The Champion Story

General George Washington and The Champion Family of Colchester


Colonel Henry Champion born in East Haddam in 1723 was the grandson of Henry Champion; an original settler of Saybrook.   In 1775, Colonel Champion was selected to be a Commissary for the war effort, his duties were to procure goods and supply the Continental Army with provisions.  Colonel Champion worked closely with the top colonial leaders, including General George Washington and Connecticut Governor Jonathan Trumbull.

During the winter of 1777-1778, Champion was summoned by General George Washington to command a wagon train needed to feed starving troops at Valley Forge.  A herd of beef cattle, purchased at great expense, was driven over 300 miles under the personal direction of Colonel Henry Champion and his son, Epaphroditus.  The beef was eaten by the starving troops in only five days.

In 1789 Colonel Champion married and settled in Colchester raising two prominent sons, Epaphroditus and Henry, who also served in the Revolutionary War.  Epaphroditus worked with his father in the Commissary of the Army and eventually reached the rank of Commissary General.  Henry became an outstanding military leader and also reached the rank of General.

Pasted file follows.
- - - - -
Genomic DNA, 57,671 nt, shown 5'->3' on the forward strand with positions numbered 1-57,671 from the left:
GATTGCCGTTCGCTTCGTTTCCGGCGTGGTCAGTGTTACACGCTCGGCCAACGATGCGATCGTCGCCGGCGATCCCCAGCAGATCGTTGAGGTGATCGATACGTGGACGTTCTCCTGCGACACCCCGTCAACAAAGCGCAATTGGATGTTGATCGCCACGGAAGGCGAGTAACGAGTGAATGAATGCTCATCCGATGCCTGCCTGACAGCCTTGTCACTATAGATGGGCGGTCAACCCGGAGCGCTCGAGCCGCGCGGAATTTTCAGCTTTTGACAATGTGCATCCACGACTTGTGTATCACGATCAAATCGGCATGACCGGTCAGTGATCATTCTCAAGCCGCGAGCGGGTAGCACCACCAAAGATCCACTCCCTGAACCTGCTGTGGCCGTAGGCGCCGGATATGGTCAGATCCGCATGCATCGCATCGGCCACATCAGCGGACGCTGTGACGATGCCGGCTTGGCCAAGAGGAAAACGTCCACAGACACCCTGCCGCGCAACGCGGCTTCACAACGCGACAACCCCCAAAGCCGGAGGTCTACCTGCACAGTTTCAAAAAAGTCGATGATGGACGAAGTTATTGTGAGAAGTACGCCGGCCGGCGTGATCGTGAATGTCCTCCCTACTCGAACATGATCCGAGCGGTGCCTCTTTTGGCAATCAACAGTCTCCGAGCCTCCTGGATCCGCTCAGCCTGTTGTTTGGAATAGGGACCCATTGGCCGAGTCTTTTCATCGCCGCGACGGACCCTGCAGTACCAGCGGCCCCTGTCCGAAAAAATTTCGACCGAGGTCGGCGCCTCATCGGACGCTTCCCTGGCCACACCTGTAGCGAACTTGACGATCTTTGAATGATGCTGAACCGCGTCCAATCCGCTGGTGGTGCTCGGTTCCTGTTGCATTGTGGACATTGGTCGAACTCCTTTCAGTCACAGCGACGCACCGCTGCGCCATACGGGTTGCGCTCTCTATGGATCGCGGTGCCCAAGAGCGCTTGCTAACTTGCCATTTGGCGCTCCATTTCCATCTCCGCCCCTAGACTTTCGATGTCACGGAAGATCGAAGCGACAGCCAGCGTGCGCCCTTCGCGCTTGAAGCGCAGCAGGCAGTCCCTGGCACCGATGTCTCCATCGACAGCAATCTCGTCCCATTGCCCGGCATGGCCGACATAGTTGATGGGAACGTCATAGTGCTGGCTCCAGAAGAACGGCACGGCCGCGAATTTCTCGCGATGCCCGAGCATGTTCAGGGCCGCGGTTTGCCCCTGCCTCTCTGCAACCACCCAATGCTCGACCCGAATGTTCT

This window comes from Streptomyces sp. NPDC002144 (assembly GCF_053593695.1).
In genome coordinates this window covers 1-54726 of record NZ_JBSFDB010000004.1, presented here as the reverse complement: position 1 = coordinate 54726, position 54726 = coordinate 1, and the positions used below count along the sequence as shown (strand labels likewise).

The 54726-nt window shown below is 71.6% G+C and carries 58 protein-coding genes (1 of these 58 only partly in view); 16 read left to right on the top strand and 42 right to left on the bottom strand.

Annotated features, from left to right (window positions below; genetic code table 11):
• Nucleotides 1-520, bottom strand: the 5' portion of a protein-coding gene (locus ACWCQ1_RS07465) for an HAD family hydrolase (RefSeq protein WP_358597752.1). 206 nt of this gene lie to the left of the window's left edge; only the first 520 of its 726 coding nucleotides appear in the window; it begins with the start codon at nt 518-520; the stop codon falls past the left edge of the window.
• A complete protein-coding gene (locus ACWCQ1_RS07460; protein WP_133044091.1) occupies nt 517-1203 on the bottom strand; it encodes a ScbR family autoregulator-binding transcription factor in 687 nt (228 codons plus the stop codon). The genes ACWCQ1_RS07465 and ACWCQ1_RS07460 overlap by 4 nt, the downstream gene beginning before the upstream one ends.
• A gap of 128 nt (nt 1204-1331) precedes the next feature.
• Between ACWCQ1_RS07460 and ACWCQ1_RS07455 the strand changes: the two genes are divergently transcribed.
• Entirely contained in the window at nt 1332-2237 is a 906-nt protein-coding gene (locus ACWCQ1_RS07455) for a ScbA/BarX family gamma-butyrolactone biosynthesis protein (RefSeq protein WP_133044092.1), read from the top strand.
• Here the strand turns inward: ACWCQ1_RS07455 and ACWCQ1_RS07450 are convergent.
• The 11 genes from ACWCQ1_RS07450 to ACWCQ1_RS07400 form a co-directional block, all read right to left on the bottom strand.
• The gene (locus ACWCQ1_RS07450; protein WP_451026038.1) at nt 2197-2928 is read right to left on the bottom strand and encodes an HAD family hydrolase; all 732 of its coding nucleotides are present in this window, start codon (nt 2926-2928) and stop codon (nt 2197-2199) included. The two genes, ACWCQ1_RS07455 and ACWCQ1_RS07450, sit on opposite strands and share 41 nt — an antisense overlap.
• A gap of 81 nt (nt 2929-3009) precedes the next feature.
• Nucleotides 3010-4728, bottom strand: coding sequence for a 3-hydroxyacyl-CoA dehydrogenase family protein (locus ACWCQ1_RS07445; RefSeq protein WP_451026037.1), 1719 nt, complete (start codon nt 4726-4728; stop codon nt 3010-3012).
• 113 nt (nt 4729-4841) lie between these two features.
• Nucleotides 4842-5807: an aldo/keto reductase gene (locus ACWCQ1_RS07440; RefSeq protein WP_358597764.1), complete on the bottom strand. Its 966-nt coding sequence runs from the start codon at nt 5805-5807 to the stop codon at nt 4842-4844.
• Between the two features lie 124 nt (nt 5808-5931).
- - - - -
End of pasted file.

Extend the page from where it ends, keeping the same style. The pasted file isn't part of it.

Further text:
Learn More About Col. Henry Champion >>
Learn More About Gen. Henry Champion >>

Current News!


Historic School for Colored Children
Dedication Ceremony & Ribbon-Cutting
Friday, September 15
4:30 pm; Free
Location: Colchester Federated Church

Join the Colchester Historical Society and the Colchester Historic District Commission as the reconstructed  Historic 1803 School for Colored Children is dedicated.  Beverly Morgan-Welch, Associate Director of External Affairs for the National Museum of African American History and Culture with the Smithsonian Institution, will offer the keynote presentation, with ribbon-cutting and catered refreshments to follow.  For more information, email: mail@colchesterhistory.org.

Community Conversation
Saturday, September 16
9 am to noon; Free
Location: Colchester Federated Church

The Colchester Historical Society will offer a panel presentation and discussion moderated by Connecticut’s Old State House director Sally Whipple, featuring Beverly Morgan-Welch, Yale historian Dr. Peter Hinks, and other noted historians and cultural experts on the history and future of the School for Colored Children, which will include a conversation with the audience.  Morning refreshments provided.

This is the first in a series of public discussions that will culminate in a long-term exhibit about the history of the Colchester Historic School for Colored Children to be on display at the Colchester History Museum in 2018, funded in part through a grant from CTHumanities.  For more information, email mail@colchesterhistory.org.

 

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